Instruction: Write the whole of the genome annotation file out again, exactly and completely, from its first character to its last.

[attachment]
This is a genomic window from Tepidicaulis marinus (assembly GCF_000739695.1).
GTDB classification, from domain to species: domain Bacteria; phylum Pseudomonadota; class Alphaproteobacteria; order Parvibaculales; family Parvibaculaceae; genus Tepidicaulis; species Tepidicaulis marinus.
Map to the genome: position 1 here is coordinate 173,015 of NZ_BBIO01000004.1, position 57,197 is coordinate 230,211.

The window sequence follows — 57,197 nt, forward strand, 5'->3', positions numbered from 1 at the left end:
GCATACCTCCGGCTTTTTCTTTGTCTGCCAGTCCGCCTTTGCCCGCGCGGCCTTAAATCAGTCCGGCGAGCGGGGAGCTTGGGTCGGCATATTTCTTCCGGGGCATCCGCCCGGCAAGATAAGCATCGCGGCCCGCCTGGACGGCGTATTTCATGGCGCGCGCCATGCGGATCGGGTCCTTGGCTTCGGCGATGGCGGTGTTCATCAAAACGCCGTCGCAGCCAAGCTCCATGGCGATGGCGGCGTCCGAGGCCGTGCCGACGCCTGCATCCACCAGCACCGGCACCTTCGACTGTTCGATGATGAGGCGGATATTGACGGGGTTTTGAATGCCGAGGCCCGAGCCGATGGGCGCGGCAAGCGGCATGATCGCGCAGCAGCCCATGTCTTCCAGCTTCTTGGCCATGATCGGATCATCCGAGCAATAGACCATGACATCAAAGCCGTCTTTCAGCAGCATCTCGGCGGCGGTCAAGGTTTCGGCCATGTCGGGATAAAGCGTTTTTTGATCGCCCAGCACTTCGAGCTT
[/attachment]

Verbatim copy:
This is a genomic window from Tepidicaulis marinus (assembly GCF_000739695.1).
GTDB classification, from domain to species: domain Bacteria; phylum Pseudomonadota; class Alphaproteobacteria; order Parvibaculales; family Parvibaculaceae; genus Tepidicaulis; species Tepidicaulis marinus.
Map to the genome: position 1 here is coordinate 173,015 of NZ_BBIO01000004.1, position 57,197 is coordinate 230,211.

The window sequence follows — 57,197 nt, forward strand, 5'->3', positions numbered from 1 at the left end:
GCATACCTCCGGCTTTTTCTTTGTCTGCCAGTCCGCCTTTGCCCGCGCGGCCTTAAATCAGTCCGGCGAGCGGGGAGCTTGGGTCGGCATATTTCTTCCGGGGCATCCGCCCGGCAAGATAAGCATCGCGGCCCGCCTGGACGGCGTATTTCATGGCGCGCGCCATGCGGATCGGGTCCTTGGCTTCGGCGATGGCGGTGTTCATCAAAACGCCGTCGCAGCCAAGCTCCATGGCGATGGCGGCGTCCGAGGCCGTGCCGACGCCTGCATCCACCAGCACCGGCACCTTCGACTGTTCGATGATGAGGCGGATATTGACGGGGTTTTGAATGCCGAGGCCCGAGCCGATGGGCGCGGCAAGCGGCATGATCGCGCAGCAGCCCATGTCTTCCAGCTTCTTGGCCATGATCGGATCATCCGAGCAATAGACCATGACATCAAAGCCGTCTTTCAGCAGCATCTCGGCGGCGGTCAAGGTTTCGGCCATGTCGGGATAAAGCGTTTTTTGATCGCCCAGCACTTCGAGCTT